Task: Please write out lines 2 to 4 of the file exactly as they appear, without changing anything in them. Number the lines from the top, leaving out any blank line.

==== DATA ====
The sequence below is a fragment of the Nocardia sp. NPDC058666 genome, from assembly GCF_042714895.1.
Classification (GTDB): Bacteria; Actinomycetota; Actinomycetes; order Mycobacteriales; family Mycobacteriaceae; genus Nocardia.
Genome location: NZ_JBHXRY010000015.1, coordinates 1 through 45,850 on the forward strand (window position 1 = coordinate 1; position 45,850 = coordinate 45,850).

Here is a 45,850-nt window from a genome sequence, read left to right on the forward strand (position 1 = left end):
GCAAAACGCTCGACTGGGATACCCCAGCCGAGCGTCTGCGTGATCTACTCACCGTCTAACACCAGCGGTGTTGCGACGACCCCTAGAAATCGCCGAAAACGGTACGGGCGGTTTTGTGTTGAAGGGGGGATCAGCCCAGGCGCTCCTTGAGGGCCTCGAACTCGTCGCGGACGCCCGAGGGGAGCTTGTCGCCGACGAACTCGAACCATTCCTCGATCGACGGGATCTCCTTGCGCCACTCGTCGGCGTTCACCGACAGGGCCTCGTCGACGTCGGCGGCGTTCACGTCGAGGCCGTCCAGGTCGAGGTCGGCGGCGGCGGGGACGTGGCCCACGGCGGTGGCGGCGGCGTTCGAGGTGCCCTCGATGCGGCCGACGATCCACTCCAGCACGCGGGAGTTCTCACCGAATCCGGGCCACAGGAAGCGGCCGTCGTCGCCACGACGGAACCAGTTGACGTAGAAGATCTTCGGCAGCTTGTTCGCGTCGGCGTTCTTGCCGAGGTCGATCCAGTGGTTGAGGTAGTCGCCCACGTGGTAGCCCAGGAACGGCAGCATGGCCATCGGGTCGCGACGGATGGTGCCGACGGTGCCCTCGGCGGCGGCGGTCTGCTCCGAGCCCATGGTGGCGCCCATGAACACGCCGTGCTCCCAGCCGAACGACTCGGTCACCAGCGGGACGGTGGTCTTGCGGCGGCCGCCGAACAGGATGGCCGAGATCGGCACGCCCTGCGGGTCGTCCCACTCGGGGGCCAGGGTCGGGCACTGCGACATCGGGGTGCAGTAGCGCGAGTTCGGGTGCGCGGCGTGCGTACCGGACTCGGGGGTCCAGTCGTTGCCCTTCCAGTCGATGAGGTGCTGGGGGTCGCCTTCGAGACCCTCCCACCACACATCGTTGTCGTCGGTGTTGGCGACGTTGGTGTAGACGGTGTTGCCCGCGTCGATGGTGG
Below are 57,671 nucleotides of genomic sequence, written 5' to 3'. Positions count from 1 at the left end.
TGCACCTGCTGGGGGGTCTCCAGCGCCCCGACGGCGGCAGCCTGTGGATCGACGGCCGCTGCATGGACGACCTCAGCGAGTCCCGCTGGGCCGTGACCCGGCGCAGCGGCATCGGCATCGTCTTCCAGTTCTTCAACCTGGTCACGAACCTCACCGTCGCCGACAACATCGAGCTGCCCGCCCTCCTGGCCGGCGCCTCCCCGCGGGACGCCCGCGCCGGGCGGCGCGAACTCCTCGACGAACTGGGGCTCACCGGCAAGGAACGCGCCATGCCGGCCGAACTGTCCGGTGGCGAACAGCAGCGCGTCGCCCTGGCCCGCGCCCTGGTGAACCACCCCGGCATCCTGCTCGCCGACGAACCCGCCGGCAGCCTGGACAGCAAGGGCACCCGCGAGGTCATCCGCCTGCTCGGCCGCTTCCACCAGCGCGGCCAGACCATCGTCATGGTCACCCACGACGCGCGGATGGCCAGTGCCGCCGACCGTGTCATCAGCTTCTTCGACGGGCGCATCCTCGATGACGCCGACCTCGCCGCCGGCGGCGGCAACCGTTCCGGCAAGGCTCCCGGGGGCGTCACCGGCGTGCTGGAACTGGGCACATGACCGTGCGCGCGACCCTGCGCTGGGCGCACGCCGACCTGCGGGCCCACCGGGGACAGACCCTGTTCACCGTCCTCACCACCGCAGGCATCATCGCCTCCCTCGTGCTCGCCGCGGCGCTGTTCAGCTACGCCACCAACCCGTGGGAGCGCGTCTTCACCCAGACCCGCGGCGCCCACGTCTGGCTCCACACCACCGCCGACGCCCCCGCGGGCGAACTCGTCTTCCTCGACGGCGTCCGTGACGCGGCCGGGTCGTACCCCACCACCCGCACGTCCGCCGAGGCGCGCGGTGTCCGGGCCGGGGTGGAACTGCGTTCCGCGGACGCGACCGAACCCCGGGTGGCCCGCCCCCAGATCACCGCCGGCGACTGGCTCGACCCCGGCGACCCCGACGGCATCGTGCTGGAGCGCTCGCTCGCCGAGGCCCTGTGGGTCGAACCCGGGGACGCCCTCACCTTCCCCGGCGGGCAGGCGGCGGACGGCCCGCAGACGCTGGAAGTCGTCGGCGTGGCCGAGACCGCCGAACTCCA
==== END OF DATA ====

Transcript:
Classification (GTDB): Bacteria; Actinomycetota; Actinomycetes; order Mycobacteriales; family Mycobacteriaceae; genus Nocardia.
Genome location: NZ_JBHXRY010000015.1, coordinates 1 through 45,850 on the forward strand (window position 1 = coordinate 1; position 45,850 = coordinate 45,850).

Here is a 45,850-nt window from a genome sequence, read left to right on the forward strand (position 1 = left end):